Does Apple's weakness mean the market is in trouble?

A pedestrian passes an Apple store in San Francisco.
Robert Galbraith | Reuters
A pedestrian passes an Apple store in San Francisco.

You knew this was going to happen. The world's most well-known tech name—Apple, is in a short-term downtrend. No one knows if it will be the start of a long-term downtrend.

But someone writes a story, "How a deeper dive by Apple could crush this market," implying that as goes Apple, so goes the stock market, and it gets a lot of attention.

Apple is an important stock because, well, because it gets a lot of attention.

Read MoreThis is a catalyst to push Apple higher: Analysts

But it is not a bell weather of the overall market.

Anyone looking at the stock market can see this.

For example, Apple shot up in late January 2012, going from roughly $64 to $100 in mid-September, but the S&P 500 barely moved.

It then went straight down for six months, going from $100 in mid-September 2012 to $56 in late June 2013, a drop of 40 percent, a period when the S&P 500 moved UP more than 10 percent.

Read MoreWe're 'losing' Apple: Technician

Apple and the S&P do NOT move in tandem.

Even when you look at a tech index like the Nasdaq 100—where it has become roughly 15 percent of that index, the relationship has directionally correct. Both are up in the last couple years, but there were long periods where there was no correlation.

Apple moved down roughly 12 percent for several months in late 2013 and into mid-2014, a large drop, but the Nasdaq 100 moved down less than 3 percent.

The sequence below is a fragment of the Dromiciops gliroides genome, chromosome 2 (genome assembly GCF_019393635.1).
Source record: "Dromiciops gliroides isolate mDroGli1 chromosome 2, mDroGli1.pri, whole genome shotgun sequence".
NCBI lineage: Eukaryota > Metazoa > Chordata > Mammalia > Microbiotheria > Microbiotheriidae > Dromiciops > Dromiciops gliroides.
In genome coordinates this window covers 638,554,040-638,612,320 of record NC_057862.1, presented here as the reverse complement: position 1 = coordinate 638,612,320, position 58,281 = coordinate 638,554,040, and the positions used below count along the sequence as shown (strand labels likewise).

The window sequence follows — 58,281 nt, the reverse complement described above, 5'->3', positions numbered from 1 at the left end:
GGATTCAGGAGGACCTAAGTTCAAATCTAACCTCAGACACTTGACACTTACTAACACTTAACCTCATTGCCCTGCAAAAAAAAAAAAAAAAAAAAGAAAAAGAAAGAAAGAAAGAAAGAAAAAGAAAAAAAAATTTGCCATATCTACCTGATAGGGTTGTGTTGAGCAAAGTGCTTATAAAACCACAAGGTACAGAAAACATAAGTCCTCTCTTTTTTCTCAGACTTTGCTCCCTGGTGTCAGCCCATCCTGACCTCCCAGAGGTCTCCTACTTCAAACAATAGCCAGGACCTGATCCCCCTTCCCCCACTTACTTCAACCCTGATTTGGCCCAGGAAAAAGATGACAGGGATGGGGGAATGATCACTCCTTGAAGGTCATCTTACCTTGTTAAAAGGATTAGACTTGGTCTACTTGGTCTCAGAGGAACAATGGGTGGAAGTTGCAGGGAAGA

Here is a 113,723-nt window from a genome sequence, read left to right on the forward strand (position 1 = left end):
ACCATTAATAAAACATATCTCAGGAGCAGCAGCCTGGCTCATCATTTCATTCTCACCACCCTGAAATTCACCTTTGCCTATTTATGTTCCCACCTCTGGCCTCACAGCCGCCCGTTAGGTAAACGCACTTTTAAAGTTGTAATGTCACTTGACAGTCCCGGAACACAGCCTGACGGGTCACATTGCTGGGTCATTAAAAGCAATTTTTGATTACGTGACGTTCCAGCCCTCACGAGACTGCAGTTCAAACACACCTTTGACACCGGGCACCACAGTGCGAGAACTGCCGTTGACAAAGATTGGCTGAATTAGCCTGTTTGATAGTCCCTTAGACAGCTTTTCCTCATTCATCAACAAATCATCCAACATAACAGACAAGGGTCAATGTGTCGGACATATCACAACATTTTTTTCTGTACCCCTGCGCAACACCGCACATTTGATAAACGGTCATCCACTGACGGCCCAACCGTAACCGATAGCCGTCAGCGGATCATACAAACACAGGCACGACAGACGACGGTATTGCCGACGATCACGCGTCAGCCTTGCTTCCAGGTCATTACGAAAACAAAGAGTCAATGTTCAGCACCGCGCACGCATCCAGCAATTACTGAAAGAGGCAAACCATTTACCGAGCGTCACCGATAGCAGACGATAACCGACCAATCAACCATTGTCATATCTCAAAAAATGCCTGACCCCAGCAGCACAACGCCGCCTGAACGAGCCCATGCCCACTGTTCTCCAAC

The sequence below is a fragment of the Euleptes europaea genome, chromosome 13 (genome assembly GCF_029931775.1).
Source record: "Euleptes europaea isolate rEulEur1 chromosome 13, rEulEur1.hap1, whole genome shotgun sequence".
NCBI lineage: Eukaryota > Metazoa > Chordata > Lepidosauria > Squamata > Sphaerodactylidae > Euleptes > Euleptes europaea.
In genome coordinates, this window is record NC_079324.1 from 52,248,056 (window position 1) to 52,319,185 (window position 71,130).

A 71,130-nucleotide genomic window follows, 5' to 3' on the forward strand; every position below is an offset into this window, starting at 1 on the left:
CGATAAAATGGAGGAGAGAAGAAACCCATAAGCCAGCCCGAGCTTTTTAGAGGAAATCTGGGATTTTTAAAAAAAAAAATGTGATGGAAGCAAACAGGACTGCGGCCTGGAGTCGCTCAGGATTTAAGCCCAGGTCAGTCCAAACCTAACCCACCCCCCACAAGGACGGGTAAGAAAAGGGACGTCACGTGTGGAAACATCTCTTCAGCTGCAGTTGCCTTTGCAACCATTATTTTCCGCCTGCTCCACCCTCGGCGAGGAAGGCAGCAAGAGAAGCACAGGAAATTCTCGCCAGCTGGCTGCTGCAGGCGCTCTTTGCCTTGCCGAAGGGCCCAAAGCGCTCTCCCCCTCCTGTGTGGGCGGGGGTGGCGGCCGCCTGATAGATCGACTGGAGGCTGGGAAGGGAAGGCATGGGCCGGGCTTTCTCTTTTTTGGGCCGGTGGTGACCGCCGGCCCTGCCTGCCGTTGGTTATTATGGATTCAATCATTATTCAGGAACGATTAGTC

In a two-week period from late April to early May 2014, Apple shot up 13 percent. The Nasdaq 100 didn't budge.

Sometimes, there is a better correlation. Apple's last leg up—when it moved roughly 30 percent in one month between mid-January and mid-February—saw the Nasdaq 100 move about 8 percent. That's pretty significant.

Read MoreApple is a 'summer buying opportunity': Technician

But "as goes Apple, so goes the stock market?" I don't think so. There's plenty of other places—like banks and biotech and select internet names—where's there's just as much money.

Let's address another issue—Apple dropping below its 200-day moving average as a cause of the current weakness.

Do technicals matter? The short answer is yes, but not all technicals are the same. Some matter more than others.

Take Apple and its 200-day moving average. The Street stood up and took notice when Apple broke below $120 a little after 1pm ET yesterday. The 200-day moving average was roughly $120.86.

Volume immediately picked up, and the stock moved to new lows for the day, a trend continuing today.

Clearly, in this case, technicals mattered. Apple had not broke below it's 200-day moving average since late 2013, and there were clearly momentum investors who had sell stops pegged to the 200-day moving average.

Technical analysis is a strange beast. If enough investors believe that it works and act upon the information, than it does work. If enough people who own Apple believe that the 200-day moving average is some line that will make them sell if it drops below that, and they sell, than technical analysis, by definition, works.

But there are precious few who act exclusively on technical analysis. Most traders today employ a witches' brew of technical and fundamental analysis when deciding when to buy and sell.

I call these people "closet technicians." Even fundamental guys—the strategists at the big brokerage firms—will say, "I like this company on the fundamentals, and by the way the chart looks great."

And that's the main point about Apple: the greater reason the stock has been weak recently is that Apple doesn't offer a great story right now.

The iPhone 6 is already passed its peak as a story. The iWatch is an important but niche product. I'm an Apple fanatic—I own a Mac, an iPad, and an iPhone, and so does my wife—but like many Apple users I have not seen a compelling reason to buy an Apple Watch.

Throw in the slowdown in China...where Apple gets about 16 percent of its revenues, but is expected to be much higher in the coming years—and you have a number of reasons why the stock would be weaker.

  • Bob Pisani

    A CNBC reporter since 1990, Bob Pisani covers Wall Street from the floor of the New York Stock Exchange.

Wall Street